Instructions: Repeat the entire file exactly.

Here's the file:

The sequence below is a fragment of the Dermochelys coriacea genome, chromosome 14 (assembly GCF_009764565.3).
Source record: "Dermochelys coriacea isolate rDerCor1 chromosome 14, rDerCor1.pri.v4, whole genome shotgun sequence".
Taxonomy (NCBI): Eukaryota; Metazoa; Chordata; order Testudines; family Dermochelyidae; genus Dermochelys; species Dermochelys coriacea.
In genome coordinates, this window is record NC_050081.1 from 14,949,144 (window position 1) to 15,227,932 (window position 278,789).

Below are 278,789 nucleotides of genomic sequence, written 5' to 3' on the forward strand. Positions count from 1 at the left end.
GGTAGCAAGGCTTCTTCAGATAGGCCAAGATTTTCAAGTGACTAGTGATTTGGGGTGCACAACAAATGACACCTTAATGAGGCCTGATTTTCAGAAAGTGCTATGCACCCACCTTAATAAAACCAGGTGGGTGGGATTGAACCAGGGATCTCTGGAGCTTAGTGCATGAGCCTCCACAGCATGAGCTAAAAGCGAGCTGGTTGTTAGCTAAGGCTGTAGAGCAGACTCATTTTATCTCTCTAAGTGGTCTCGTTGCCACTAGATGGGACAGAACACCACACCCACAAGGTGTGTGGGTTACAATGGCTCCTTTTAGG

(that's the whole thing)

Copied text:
The sequence below is a fragment of the Dermochelys coriacea genome, chromosome 14 (assembly GCF_009764565.3).
Source record: "Dermochelys coriacea isolate rDerCor1 chromosome 14, rDerCor1.pri.v4, whole genome shotgun sequence".
Taxonomy (NCBI): Eukaryota; Metazoa; Chordata; order Testudines; family Dermochelyidae; genus Dermochelys; species Dermochelys coriacea.
In genome coordinates, this window is record NC_050081.1 from 14,949,144 (window position 1) to 15,227,932 (window position 278,789).

Below are 278,789 nucleotides of genomic sequence, written 5' to 3' on the forward strand. Positions count from 1 at the left end.
GGTAGCAAGGCTTCTTCAGATAGGCCAAGATTTTCAAGTGACTAGTGATTTGGGGTGCACAACAAATGACACCTTAATGAGGCCTGATTTTCAGAAAGTGCTATGCACCCACCTTAATAAAACCAGGTGGGTGGGATTGAACCAGGGATCTCTGGAGCTTAGTGCATGAGCCTCCACAGCATGAGCTAAAAGCGAGCTGGTTGTTAGCTAAGGCTGTAGAGCAGACTCATTTTATCTCTCTAAGTGGTCTCGTTGCCACTAGATGGGACAGAACACCACACCCACAAGGTGTGTGGGTTACAATGGCTCCTTTTAGG